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Bible Dictionaries

Holman Bible Dictionary

Cyrus

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(ci' ruhss) The third king of Anshan, Cyrus (the Great) assumed the throne about 550 B.C. According to the best histories Cyrus was reared by a shepherd after his grandfather, Astyages, king of Media, ordered that he be killed. Apparently, Astyages had dreamed that Cyrus would one day succeed him as king before the reigning monarch's death. The officer charged with the execution instead carried the boy into the hills to the shepherds.

As an adult, Cyrus organized the Persians into an army and revolted against his grandfather and father (Cambyses I). He defeated them and claimed their throne.

One of his first acts as king of Medio-Persia was to launch an attack against Lydia, capital of Sardis and storehouse for the riches of its king, Croesus. Turning eastward, Cyrus continued his campaign until he had carved out a vast empire, stretching from the Aegean Sea to India.

The Babylonian Empire next stood in his path, an obstacle which appeared to be insurmountable. Engaging the Babylonian army at Opis, Cyrus' troops routed them and moved on Babylon. The people in the capital welcomed Cyrus with open arms, seeing him as a liberator rather than a conqueror. All that remained was Egypt, which he left for his son, Cambyses II. Cyrus truly was the ruler of the world.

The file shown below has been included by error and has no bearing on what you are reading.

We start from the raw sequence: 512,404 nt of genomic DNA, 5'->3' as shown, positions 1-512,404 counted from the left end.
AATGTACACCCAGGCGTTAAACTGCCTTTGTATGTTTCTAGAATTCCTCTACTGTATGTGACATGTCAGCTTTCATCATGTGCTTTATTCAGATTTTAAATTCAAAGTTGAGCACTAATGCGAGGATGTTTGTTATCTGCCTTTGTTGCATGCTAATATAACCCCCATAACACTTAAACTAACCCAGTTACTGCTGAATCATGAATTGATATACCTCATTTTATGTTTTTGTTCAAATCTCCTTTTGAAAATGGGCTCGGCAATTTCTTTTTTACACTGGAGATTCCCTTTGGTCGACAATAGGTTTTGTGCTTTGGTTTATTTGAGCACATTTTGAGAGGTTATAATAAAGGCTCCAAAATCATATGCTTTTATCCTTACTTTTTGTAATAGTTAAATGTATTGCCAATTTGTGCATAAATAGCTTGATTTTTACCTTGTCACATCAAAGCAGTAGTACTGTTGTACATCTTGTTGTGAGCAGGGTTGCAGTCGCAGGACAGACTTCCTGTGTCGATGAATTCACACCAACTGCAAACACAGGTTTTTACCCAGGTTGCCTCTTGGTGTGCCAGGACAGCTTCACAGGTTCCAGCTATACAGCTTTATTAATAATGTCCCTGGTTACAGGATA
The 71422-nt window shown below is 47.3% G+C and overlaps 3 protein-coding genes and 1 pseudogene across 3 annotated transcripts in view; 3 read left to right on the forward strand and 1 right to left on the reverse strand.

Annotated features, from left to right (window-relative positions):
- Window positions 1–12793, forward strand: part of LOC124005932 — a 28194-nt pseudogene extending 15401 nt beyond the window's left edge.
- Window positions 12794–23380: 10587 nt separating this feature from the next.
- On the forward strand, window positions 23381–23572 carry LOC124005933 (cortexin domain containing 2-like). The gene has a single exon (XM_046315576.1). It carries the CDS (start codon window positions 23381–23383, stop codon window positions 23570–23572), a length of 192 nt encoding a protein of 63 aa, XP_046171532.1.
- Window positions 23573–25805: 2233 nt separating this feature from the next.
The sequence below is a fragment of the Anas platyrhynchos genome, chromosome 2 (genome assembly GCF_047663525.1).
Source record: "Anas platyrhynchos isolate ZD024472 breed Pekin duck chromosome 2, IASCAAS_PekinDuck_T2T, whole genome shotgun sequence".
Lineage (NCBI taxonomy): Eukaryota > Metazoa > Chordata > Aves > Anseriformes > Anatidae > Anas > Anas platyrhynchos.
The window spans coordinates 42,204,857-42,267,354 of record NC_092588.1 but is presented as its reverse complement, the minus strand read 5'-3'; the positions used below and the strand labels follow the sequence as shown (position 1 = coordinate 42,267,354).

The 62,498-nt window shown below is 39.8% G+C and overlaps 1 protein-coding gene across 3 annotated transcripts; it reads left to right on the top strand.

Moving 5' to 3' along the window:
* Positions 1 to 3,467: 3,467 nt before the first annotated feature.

Cyrus' military exploits have become legendary. However, he is best remembered for his policies of peace. His famous decree in 539 B.C. (2 Chronicles 36:22-23; Ezra 1:1-4 ) set free the captives Babylon had taken during its harsh rule. Among these prisoners were the Jews taken from Jerusalem in 586 B.C. They were allowed to return to rebuild the Temple and city. Along with this freedom Cyrus restored the valuable treasures of the Temple taken during the Exile. Since the Jews had done well in Babylon financially, many of them did not want to return to the wastes of Judah. From these people Cyrus exacted a tax to help pay for the trip for those who did wish to rebuild Jerusalem.

An astute politician, Cyrus made it a practice to publicly worship the gods of each kingdom he conquered. In so doing, he won the hearts of his subjects and kept down revolt. He is referred to as Yahweh's shepherd and anointed (Isaiah 44:28-45:6 ) because of his kindness to the Jews and worship of Yahweh.

His last years are obscure. Cyrus was killed while fighting a frontier war with the nomadic Massagetae people. His tomb is in Pasargadae (modern Murghab).

Mike Mitchell

Copyright Statement
These dictionary topics are from the Holman Bible Dictionary, published by Broadman & Holman, 1991. All rights reserved. Used by permission of Broadman & Holman.

Bibliography Information
Butler, Trent C. Editor. Entry for 'Cyrus'. Holman Bible Dictionary. https://www.studylight.org/dictionaries/eng/hbd/c/cyrus.html. 1991.

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